When we talk about education, we think of a room of about 7 by 8 meters, with two or three dozen children and a man or women in front of the group telling the kids what to do, learn, know and how to act, execute or perform. But what if we could design it all from scratch? What if we had the possibility to design education using blockchain and destributed ledger technologies? What if we could use smart contracts?
In this article I will first tell you about the technologies and then how the world of education would look like when we would fully implement these techniques. And to conclude my article, I’ll share with you my ideas on the road that could take us there (or somewhere near).
1. What is a Decentralized Autonomous Organization?
If you don't know what the blockchain or smart contracts are, see the explination at the end of this article.
A distributed autonomous organization is an organization based on distributed ledger technologies (blockchain) and smart contracts(1). There is no board, anyone can join and participate by investing in the cryptocurrency running the organization and participants can vote on the future of the organization using tokens. Examples you should check out are Steemit and Bitshares.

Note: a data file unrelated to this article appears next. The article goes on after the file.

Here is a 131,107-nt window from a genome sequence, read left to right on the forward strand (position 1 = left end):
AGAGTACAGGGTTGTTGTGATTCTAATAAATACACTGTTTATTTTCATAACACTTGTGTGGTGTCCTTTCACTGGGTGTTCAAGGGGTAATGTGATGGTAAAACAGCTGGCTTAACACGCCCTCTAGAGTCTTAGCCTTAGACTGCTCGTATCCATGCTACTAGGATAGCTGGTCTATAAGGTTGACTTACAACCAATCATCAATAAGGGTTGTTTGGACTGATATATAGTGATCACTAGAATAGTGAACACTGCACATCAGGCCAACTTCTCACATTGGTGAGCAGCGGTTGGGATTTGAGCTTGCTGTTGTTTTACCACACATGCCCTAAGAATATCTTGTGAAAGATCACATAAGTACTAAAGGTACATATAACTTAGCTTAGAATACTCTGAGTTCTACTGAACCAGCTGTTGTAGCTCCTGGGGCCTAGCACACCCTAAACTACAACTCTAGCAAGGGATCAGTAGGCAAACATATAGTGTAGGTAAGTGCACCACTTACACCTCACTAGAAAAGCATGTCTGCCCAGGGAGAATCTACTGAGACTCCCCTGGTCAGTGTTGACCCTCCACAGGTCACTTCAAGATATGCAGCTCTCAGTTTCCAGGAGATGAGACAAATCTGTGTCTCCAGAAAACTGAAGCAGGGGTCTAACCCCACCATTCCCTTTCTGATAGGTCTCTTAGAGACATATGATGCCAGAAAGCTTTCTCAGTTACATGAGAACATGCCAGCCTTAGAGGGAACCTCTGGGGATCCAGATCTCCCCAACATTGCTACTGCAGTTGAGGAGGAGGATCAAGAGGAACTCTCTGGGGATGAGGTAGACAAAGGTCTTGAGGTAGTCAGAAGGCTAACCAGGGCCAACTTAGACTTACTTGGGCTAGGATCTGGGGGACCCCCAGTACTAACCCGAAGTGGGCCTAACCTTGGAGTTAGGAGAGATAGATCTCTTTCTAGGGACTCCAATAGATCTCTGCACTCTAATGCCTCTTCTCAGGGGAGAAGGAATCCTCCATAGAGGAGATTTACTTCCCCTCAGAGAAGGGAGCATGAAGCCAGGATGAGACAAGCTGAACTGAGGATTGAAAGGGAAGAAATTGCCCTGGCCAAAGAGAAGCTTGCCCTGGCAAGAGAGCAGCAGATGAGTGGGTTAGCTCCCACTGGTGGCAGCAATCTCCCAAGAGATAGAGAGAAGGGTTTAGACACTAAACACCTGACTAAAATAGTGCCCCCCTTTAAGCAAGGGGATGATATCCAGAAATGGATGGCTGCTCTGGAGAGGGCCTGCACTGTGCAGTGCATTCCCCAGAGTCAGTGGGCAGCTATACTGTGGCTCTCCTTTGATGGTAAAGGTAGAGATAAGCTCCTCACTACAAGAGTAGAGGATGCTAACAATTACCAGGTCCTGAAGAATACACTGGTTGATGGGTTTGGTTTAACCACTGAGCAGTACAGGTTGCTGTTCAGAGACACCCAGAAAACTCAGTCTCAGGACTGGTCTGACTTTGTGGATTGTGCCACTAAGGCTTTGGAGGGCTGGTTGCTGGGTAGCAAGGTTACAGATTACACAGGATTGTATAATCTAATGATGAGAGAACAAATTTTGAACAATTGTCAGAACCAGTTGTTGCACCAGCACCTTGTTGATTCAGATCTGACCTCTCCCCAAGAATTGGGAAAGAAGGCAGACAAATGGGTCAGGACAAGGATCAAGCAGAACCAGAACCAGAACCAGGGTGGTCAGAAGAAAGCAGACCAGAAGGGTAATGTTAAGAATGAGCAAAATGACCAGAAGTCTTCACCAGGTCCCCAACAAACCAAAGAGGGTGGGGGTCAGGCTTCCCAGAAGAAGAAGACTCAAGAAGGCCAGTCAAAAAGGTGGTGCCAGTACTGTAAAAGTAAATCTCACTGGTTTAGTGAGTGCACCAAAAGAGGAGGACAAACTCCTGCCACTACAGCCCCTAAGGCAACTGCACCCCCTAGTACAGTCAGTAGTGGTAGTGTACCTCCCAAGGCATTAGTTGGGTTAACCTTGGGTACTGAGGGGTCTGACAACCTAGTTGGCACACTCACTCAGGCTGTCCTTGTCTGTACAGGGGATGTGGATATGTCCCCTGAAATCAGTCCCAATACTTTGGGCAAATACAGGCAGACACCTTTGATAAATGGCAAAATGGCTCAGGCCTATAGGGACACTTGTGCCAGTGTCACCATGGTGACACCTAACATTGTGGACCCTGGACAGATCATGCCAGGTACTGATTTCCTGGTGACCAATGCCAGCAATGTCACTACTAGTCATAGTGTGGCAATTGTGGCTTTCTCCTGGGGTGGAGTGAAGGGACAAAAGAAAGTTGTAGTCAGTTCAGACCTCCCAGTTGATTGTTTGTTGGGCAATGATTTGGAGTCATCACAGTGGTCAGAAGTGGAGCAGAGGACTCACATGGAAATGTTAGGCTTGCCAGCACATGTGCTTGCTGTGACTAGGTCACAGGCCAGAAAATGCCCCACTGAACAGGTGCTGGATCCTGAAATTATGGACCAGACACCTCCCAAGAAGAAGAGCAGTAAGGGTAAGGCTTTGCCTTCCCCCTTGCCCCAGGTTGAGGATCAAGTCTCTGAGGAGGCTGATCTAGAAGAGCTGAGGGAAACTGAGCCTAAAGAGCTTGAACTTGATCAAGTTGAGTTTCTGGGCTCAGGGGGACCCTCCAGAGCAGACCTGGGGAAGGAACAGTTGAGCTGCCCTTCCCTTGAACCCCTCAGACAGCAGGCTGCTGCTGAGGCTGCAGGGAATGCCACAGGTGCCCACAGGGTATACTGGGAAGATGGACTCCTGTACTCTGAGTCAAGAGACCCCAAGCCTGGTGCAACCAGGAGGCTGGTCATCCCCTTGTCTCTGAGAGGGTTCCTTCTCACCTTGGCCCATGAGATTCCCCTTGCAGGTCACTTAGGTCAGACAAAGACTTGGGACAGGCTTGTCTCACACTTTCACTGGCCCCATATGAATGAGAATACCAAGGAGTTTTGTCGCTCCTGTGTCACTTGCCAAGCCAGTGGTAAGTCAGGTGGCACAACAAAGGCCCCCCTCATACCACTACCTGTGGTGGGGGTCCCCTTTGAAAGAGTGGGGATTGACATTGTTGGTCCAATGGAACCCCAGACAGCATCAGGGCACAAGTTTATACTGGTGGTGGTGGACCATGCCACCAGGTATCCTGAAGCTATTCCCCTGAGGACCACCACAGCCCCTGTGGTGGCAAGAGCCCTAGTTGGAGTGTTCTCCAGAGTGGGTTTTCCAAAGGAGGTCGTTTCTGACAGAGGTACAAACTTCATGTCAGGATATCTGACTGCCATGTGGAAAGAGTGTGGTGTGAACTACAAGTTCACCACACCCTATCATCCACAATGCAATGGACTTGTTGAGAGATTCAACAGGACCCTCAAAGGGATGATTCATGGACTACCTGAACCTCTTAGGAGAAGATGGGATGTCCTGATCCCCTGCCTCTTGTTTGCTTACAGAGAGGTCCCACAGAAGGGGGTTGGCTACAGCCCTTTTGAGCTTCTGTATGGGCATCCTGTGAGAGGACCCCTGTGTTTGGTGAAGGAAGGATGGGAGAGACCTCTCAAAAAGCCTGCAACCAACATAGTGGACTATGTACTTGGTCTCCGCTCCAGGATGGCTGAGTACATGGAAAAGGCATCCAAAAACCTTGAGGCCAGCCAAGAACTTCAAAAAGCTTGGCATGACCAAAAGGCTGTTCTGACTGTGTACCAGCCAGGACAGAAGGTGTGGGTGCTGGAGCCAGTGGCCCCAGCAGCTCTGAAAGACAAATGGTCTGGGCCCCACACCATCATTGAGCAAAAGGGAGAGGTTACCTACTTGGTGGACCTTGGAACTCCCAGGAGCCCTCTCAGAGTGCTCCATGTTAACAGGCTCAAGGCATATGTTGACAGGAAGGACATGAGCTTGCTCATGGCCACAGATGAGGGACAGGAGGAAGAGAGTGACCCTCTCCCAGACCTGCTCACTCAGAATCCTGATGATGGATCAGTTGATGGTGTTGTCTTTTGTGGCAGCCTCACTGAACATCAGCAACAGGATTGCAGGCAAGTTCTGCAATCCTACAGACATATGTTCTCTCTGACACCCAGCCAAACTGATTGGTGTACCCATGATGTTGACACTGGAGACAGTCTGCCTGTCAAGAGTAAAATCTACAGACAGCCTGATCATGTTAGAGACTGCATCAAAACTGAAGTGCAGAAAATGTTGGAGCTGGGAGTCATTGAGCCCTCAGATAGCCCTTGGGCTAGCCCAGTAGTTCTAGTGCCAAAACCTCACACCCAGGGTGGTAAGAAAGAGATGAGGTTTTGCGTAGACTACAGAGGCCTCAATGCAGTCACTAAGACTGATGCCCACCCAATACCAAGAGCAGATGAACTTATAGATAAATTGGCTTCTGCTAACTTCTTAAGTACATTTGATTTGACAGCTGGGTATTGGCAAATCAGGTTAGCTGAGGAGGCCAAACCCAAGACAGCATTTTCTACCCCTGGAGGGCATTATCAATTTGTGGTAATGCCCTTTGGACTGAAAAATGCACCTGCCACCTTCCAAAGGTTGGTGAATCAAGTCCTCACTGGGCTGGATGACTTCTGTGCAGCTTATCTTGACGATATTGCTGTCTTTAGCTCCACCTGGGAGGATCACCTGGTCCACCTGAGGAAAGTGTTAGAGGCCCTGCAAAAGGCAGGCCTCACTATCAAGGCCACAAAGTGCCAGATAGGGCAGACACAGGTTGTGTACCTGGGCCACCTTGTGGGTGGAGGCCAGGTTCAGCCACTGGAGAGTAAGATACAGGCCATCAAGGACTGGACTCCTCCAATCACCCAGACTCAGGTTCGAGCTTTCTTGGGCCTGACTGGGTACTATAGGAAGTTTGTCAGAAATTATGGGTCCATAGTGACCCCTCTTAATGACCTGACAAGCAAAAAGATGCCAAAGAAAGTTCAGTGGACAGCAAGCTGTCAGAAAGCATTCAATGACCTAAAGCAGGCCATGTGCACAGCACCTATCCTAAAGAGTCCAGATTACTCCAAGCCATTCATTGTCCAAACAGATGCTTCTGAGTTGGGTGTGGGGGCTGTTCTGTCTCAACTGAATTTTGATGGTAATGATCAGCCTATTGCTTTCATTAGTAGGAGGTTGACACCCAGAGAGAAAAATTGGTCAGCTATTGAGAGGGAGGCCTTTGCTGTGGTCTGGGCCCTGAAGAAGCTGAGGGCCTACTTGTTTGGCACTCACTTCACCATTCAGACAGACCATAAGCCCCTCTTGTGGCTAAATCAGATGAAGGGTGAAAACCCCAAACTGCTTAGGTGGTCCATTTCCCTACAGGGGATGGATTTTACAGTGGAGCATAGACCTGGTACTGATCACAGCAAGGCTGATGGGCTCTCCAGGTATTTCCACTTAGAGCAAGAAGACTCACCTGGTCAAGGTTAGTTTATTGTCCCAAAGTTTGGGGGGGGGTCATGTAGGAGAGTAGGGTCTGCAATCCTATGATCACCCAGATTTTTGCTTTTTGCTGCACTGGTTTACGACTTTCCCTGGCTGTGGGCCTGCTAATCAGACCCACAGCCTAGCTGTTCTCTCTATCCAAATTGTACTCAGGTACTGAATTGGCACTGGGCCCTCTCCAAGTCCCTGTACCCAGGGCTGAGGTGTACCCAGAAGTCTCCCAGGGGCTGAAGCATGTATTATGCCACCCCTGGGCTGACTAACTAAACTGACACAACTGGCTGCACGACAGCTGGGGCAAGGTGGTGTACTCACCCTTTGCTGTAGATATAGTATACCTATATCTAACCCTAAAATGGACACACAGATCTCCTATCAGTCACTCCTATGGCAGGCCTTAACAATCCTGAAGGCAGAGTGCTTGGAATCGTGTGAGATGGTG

Besides all kinds of risks, DAO’s have a few advantages: decisions are made decentralized and automated, which makes decision-making faster. DAO’s don’t need employees for administration or organization, cutting costs in overhead. And organizations based on digital trust instead of institutional trust, like Airbnb or Uber, could easily be replaced by a DAO.
2. Education as DAO?
Before looking at how education could become a decentralized autonomous organization, I want to proof education has all the characteristics that make the DAO a logical organization model. I use the three advantages I stated above.
2.1 Decisions are made decentralized and automated
In a lot of countries education is a very layered field. Every field in education has its own representative organizations, employer representatives, student unions and regulations on content and quality. And the complexity becomes clear if you look at the system wide organograms of the education in The Netherlands and the United States in figure 1 and 2.
If anyone wants to make a change in the way a portion of this complex systems works, a lot of discussion, effort and time are needed in the hopes of changing what you want to change. Let’s say we want to change a small part of the curriculum of algebra in middle school. You would need the department of education, algebra teacher organizations, publishers, testing agencies, schools, parent representative organizations, student unions and other teachers to help you change what you want the change and to implement changes. And if a little cog in the contraption doesn’t work, the whole thing will break down and end in disappointment.